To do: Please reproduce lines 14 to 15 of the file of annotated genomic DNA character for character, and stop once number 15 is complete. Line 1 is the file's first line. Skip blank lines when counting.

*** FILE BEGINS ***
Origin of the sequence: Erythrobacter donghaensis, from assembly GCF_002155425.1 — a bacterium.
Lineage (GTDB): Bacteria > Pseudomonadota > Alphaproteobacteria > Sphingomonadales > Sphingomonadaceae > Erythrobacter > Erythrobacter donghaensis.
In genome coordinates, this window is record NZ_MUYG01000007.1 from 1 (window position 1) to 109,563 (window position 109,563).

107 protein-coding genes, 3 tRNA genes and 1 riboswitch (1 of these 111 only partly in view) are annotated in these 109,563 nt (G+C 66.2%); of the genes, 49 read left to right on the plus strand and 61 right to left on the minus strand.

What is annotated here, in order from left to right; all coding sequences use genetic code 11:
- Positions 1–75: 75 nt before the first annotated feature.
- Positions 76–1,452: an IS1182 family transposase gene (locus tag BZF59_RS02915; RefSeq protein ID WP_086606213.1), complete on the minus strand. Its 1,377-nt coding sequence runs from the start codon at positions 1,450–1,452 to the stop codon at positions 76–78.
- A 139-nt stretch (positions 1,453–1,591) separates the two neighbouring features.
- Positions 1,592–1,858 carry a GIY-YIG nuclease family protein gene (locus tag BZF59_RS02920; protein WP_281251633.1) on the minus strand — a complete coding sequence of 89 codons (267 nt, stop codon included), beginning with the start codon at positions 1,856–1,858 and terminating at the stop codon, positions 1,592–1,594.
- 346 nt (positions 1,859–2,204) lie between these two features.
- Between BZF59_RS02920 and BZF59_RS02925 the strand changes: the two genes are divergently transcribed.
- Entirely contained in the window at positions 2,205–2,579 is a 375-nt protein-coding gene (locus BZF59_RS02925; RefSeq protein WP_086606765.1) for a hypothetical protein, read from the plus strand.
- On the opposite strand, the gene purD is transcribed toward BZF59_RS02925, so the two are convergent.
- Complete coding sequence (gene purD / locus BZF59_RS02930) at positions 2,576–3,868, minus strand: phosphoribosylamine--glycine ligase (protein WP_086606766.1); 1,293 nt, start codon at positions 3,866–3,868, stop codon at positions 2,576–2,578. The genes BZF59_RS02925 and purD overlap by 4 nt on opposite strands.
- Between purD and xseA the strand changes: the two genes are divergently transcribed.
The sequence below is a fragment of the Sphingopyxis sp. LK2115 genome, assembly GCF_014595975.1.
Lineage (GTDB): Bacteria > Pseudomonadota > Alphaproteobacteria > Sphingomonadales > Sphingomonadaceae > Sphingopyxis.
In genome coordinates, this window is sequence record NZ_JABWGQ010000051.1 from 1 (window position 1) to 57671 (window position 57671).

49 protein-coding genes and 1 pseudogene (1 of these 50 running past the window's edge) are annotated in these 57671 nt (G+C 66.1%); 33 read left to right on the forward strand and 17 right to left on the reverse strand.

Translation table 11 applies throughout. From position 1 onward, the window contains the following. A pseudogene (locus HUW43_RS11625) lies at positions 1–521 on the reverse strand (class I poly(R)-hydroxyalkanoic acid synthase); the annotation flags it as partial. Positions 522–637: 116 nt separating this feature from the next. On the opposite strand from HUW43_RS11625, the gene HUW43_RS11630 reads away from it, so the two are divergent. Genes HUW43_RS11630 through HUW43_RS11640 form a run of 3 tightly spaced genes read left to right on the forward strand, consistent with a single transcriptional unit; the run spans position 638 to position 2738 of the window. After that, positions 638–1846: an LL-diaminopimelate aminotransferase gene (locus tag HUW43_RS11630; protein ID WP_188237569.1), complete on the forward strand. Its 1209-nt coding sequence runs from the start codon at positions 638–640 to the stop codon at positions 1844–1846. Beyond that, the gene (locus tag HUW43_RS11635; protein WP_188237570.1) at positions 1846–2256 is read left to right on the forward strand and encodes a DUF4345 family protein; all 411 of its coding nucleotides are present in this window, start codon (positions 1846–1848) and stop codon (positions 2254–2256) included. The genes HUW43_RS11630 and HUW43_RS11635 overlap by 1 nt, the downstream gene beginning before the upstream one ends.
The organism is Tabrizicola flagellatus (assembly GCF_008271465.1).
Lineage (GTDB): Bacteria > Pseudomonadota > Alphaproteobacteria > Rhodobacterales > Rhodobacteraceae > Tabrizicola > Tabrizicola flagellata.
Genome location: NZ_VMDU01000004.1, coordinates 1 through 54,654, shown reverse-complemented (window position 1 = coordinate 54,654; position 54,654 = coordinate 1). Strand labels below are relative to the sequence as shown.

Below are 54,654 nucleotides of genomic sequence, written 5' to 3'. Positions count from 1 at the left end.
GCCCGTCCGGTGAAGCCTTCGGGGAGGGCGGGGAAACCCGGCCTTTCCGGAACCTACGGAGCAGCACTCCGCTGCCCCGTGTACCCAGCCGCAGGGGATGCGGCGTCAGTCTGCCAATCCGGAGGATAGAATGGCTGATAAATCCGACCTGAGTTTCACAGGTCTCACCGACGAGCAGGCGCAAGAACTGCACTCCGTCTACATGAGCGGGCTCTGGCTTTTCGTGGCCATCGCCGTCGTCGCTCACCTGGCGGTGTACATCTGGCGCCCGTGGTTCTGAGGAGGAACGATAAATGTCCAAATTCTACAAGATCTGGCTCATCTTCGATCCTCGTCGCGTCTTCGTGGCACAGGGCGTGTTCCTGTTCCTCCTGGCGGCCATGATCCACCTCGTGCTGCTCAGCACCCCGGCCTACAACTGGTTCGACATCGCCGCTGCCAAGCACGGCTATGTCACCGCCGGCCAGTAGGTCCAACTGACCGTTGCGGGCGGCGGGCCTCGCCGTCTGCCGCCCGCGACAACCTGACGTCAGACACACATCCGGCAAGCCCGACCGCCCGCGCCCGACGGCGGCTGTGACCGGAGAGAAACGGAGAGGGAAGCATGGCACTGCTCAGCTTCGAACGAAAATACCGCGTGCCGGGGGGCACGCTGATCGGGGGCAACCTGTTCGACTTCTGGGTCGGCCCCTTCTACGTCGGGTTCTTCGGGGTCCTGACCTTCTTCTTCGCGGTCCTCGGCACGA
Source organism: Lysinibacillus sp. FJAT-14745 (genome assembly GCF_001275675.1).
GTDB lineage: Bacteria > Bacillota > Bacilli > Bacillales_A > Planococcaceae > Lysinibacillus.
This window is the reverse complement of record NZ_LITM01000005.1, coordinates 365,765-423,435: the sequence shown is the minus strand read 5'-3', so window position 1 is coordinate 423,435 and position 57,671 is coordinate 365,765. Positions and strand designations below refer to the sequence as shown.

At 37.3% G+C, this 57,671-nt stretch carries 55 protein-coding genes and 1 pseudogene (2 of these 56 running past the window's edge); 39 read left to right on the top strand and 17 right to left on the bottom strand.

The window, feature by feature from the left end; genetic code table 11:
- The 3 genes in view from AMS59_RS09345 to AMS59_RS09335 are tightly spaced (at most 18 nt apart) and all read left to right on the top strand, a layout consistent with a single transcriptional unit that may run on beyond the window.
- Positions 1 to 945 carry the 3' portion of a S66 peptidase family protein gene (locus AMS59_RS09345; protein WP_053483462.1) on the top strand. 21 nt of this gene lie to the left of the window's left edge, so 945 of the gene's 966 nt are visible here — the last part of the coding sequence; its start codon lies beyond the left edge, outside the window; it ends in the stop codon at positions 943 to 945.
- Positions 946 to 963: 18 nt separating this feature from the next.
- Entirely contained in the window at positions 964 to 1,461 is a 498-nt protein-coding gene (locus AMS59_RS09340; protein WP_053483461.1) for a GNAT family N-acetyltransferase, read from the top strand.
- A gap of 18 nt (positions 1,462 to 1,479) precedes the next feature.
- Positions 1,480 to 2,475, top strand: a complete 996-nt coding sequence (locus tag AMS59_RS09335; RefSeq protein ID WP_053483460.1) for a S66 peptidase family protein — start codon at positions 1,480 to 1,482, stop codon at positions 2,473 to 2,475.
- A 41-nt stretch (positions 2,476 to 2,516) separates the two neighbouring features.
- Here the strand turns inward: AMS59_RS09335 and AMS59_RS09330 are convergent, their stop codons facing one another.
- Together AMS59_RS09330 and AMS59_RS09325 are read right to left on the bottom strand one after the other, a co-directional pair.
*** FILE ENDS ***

- Complete coding sequence (gene purD / locus BZF59_RS02930) at positions 2,576–3,868, minus strand: phosphoribosylamine--glycine ligase (protein WP_086606766.1); 1,293 nt, start codon at positions 3,866–3,868, stop codon at positions 2,576–2,578. The genes BZF59_RS02925 and purD overlap by 4 nt on opposite strands.
- Between purD and xseA the strand changes: the two genes are divergently transcribed.